IN THE context of the recent murder of Prisons Superintendent Wayne Jackson and the subsequent launch of a Prison Task Force by Minister of National Security Stuart Young and Commissioner of Police Gary Griffith, the murder of prison officer Darren Francis is an even deeper embarrassment and affront to the State.
“The State is being attacked and the State is not pushing back,” claimed Ceron Richards, head of the Prison Officers’ Association, this week. Pushing back or no, the continued attack — and the evidence suggests we remain in the throes of such an attack — represents a dangerous crisis which must be staunched at all costs.
Over the past 28 years, a total of 23 prison officers have been murdered yet about one-fifth of those killed were murdered this year alone. Francis, who ran the prison radio station, was the fifth officer to be killed within a few months, and the second in weeks.
Jackson, who was the head of the Maximum Security section of the Golden Grove Prisons in Arouca, was shot dead outside his Malabar home on October 2. On October 4, Kyle Ferreira was shot at while driving along Foster Road in Sangre Grande and a day later, the home of Khalil Baksh suffered fire damage after unknown assailants firebombed it.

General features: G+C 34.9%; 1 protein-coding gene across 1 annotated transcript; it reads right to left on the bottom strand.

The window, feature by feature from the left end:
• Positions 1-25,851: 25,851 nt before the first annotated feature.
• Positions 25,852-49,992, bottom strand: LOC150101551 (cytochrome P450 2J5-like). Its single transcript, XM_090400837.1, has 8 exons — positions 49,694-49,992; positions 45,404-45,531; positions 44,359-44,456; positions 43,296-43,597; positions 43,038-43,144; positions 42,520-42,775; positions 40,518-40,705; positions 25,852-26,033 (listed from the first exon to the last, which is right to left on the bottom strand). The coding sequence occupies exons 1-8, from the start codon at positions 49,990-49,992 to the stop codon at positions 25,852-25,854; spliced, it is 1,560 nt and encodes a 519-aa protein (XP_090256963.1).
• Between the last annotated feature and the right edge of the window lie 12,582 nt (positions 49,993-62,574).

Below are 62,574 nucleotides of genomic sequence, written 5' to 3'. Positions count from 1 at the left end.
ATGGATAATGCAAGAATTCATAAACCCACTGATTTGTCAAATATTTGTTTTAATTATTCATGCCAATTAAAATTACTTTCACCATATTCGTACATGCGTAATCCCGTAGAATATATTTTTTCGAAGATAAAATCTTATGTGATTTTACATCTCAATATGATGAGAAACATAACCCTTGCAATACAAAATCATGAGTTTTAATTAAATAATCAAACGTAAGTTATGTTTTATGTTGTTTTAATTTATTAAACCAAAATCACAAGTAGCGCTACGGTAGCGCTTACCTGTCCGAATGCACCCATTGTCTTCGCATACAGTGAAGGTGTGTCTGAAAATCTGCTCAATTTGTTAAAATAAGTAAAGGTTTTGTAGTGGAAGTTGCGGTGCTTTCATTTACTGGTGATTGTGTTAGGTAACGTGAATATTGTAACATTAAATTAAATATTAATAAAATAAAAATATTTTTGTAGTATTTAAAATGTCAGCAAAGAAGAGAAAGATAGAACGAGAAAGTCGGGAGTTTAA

Amid a show of force, the Prison Task Force was set up with an unclear mandate and time-frame and legislation was promised for next January. These plans, however, should be scrapped in favour of more urgent interventions. What exactly is happening at the Maximum Security Prison? Are mobile phones being jammed or are they not?
The apparent concession that some convicts are still able to reach the outside world is a worrisome and unacceptable admission. It may well be useful to intercept such communications but what use is that if such measures do not prevent killings? And the problem is not only what’s happening behind prison walls. It seems likely wider society is complicit.
Firstly, through the action of corrupt prison officers who may well be playing direct and indirect parts in the murder of their colleagues. Secondly, through the community that is executing hits and cooperating with criminal elements, whether inside jail or outside. “Robbing a cigarette truck in TT is carrying more blasted weight than killing of prison officers,” lamented Richards.
While we empathise with the emotion of his reaction, we cannot concur with his oversimplification of what is a very complex issue. Nor do we accept a general strike as a solution. The sad reality is with 1,301 vacant posts in the Prison Service, this problem cannot be fixed overnight.
A new recruitment drive is an opportunity to deepen the process of vetting and to reform prison culture. But without the immediate appointment of a commissioner of prisons, deputy commissioner, assistant commissioner of prisons, and superintendents we cannot see a way forward.